hammertoes is the general term used to describe an abnormal contraction or “buckling” of the toe because of a partial or complete dislocation of one of the joints of the toe or the joint where the toe joins with the rest of the foot. As the toe becomes deformed, it rubs against the shoe and the irritation causes the body to build up more and thicker skin to help protect the area. The common name for the thicker skin is a corn.
While most cases of hammertoes are caused by an underying muscle imbalance, it may develop as a result of several different causes, including arthritis, a hereditary condition, an injury, or ill-fitting shoes. In some cases, patients develop hammertoes after wearing shoes or stockings that are too tight for long periods of time. These patients usually develop hammertoes in both feet.
Pain on the bottom of your foot, especially under the ball of your foot, is one of the most common symptoms associated with hammertoes. Other common signs and symptoms of hammertoes include pain at the top of your bent toe from footwear pressure. Corns on the top of your bent toe. Redness and swelling in your affected area. Decreased joint range of motion in your affected toe joints.
Most health care professionals can diagnose hammertoe simply by examining your toes and feet. X-rays of the feet hammertoe are not needed to diagnose hammertoe, but they may be useful to look for signs of some types of arthritis (such as rheumatoid arthritis) or other disorders that can cause hammertoe.
Non Surgical Treatment
There are several treatment options. These are based on how severe the problem has become. The sooner a person seeks treatment, the more options that person may have. Wear properly fitting shoes; this does not necessarily mean expensive shoes. Padding any prominent areas around the bony point of the toe may help to relieve pain. Medication that reduces inflammation can ease the pain and swelling. Sometimes a doctor will use cortisone injections to relieve acute pain. A podiatrist may also custom-make an insert to wear inside your shoe. This can reduce pain and keep the hammer toe from getting worse. Your doctor may recommend foot exercises to help restore muscle balance. Splinting the toe may help in the very early stages.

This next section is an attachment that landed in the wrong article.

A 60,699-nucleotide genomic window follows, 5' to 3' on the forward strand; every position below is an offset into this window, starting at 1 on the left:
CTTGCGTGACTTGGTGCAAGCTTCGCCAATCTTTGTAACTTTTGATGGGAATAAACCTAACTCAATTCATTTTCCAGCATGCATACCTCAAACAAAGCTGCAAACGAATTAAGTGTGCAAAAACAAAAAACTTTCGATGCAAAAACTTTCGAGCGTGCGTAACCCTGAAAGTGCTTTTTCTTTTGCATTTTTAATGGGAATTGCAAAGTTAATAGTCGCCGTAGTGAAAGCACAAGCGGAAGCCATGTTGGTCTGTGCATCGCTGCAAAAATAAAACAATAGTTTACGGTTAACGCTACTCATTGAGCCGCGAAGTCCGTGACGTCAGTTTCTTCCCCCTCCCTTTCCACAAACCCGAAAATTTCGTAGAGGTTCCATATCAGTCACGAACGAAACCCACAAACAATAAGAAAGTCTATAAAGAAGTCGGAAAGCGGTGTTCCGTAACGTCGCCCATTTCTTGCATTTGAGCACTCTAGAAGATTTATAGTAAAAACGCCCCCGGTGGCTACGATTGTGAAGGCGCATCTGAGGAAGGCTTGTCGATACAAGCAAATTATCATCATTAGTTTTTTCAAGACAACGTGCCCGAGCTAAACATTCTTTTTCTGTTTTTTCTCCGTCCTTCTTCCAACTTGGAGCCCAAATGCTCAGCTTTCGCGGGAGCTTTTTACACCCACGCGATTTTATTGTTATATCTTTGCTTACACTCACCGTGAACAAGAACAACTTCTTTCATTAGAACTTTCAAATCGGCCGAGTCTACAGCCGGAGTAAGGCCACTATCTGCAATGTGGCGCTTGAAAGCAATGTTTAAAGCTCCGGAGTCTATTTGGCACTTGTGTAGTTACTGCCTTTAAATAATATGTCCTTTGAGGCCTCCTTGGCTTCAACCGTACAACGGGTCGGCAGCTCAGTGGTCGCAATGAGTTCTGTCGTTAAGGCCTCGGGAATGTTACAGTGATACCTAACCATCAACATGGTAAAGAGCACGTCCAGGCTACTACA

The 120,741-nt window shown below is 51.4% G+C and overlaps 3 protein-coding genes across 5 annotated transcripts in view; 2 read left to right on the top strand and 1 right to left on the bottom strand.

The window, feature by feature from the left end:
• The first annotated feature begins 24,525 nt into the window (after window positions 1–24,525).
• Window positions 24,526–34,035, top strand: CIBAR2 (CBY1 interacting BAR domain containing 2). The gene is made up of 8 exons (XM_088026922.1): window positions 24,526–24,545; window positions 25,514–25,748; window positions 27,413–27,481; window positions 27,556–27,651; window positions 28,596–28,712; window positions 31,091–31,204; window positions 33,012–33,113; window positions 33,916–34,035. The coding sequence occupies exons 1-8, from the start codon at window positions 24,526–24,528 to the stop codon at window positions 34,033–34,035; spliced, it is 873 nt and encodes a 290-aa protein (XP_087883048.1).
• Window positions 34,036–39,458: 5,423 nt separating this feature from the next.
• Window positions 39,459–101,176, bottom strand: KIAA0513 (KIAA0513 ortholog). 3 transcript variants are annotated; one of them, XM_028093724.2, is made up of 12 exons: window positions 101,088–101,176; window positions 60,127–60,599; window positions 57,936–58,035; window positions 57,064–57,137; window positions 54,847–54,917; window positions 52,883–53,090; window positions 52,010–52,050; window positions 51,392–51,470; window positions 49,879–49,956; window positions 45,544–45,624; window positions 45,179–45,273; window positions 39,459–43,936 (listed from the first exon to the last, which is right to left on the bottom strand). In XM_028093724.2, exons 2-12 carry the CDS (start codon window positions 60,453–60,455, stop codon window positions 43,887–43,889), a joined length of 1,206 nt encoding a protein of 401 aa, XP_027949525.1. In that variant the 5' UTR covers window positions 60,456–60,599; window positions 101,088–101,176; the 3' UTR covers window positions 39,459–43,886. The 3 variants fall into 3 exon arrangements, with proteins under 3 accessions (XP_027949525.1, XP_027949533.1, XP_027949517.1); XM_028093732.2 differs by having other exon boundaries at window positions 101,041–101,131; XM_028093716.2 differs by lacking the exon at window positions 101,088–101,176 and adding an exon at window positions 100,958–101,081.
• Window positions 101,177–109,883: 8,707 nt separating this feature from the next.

There are generally two methods surgeons use to correct hammer toes, they are joint resection (arthroplasty) or bone mending (fusion), and the location where this is performed on the toe depends on where the toe is buckled. Its important to recognize that most of the surgical work involved the joints of the toe, not the joint of the ball of the foot. Sometimes a toe relocation procedure is needed when the joint of the ball of the foot is malaligned (subluxed or dislocated).
These tips may help you buy the right shoes. Buy shoes at the end of the day. Your feet are smaller in the morning and swell throughout the day. Don’t assume your shoe size hasn’t changed. As you age, your shoe size may change, especially the width. Measure both feet and buy for the larger foot. Ask for just the right fit. A shoe repair store can stretch shoes in tight spots.